Chu-Pan Wong, Jens Meinicke, Lukas Lazarek, and Christian Kästner. Faster Variational Execution with Transparent Bytecode Transformation. Proceedings of the ACM on Programming Languages, Issue OOPSLA (OOPSLA), 2:117:1--117:30, 2018. [ .pdf, doi, bib ]

Variational execution is a novel dynamic analysis technique for exploring highly configurable systems and accurately tracking information flow. It is able to efficiently analyze many configurations by aggressively sharing redundancies of program executions. The idea of variational execution has been demonstrated to be effective in exploring variations in the program, especially when the configuration space grows out of control. Existing implementations of variational execution often require heavy lifting of the runtime interpreter, which is painstaking and error-prone. Furthermore, the performance of this approach is suboptimal. For example, the state-of-the-art variational execution interpreter for Java, VarexJ, slows down executions by 100 to 800~times over a single execution for small to medium size Java programs. Instead of modifying existing JVMs, we propose to transform existing bytecode to make it variational, so it can be executed on an unmodified commodity JVM. Our evaluation shows a dramatic improvement on performance over the state-of-the-art, with a speedup of 2 to 46 times, and high efficiency in sharing computations.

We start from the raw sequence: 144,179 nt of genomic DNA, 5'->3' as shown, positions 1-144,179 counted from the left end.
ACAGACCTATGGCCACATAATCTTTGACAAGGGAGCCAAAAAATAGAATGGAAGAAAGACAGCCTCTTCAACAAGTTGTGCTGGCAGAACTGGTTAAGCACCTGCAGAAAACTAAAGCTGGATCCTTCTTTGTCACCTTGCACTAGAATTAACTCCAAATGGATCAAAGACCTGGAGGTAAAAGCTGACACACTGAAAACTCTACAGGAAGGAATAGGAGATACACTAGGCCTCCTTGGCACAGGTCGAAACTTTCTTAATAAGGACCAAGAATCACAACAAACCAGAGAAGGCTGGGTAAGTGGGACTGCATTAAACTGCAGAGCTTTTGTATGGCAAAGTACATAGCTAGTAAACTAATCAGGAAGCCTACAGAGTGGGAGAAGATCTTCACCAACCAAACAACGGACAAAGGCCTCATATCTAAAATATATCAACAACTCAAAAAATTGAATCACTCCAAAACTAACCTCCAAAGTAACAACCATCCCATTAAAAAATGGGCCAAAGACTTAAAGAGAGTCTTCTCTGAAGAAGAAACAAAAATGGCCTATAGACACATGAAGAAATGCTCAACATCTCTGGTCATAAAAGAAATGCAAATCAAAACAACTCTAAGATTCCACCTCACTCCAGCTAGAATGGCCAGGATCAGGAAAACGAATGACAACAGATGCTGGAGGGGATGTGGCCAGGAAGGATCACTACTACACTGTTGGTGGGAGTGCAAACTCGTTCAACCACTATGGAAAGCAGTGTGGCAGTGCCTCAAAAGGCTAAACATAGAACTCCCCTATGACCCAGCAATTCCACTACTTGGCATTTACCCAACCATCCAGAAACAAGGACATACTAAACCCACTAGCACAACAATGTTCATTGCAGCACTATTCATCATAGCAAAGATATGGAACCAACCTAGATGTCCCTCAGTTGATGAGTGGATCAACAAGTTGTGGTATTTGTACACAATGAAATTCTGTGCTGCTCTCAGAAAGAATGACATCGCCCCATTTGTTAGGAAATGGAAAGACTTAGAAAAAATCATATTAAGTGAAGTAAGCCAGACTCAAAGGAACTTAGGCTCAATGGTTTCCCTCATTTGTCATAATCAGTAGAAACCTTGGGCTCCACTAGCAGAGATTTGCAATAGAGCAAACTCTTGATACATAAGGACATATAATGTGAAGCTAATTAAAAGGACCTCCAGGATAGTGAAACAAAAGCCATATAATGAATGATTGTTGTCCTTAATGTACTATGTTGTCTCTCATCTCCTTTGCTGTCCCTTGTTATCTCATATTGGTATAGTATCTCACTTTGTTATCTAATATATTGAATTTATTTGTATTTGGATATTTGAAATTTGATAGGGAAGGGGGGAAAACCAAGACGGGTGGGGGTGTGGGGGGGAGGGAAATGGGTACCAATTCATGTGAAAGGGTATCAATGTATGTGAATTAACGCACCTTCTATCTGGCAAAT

ICSE 2018
Asher Trockman, Shurui Zhou, Christian Kästner, and Bogdan Vasilescu. Adding Sparkle to Social Coding: An Empirical Study of Repository Badges in the npm Ecosystem. In Proceedings of the 40th International Conference on Software Engineering (ICSE), pages 511--522, New York, NY: ACM Press, May 2018. [ .pdf, doi, http, bib ]

In fast-paced, reuse-heavy software development, the transparency provided by social coding platforms like GitHub is essential to decision making. Developers infer the quality of projects using visible cues, known as signals, collected from personal profile and repository pages. We report on a large-scale, mixed-methods empirical study of npm packages that explores the emerging phenomenon of repository badges, with which maintainers signal underlying qualities about the project to contributors and users. We investigate which qualities maintainers intend to signal and how well badges correlate with those qualities. After surveying developers, mining 294,941 repositories, and applying statistical modeling and time series analysis techniques, we find that non-trivial badges, which display the build status, test coverage, and up-to-dateness of dependencies, are mostly reliable signals, correlating with more tests, better pull requests, and fresher dependencies. Displaying such badges correlates with best practices, but the effects do not always persist.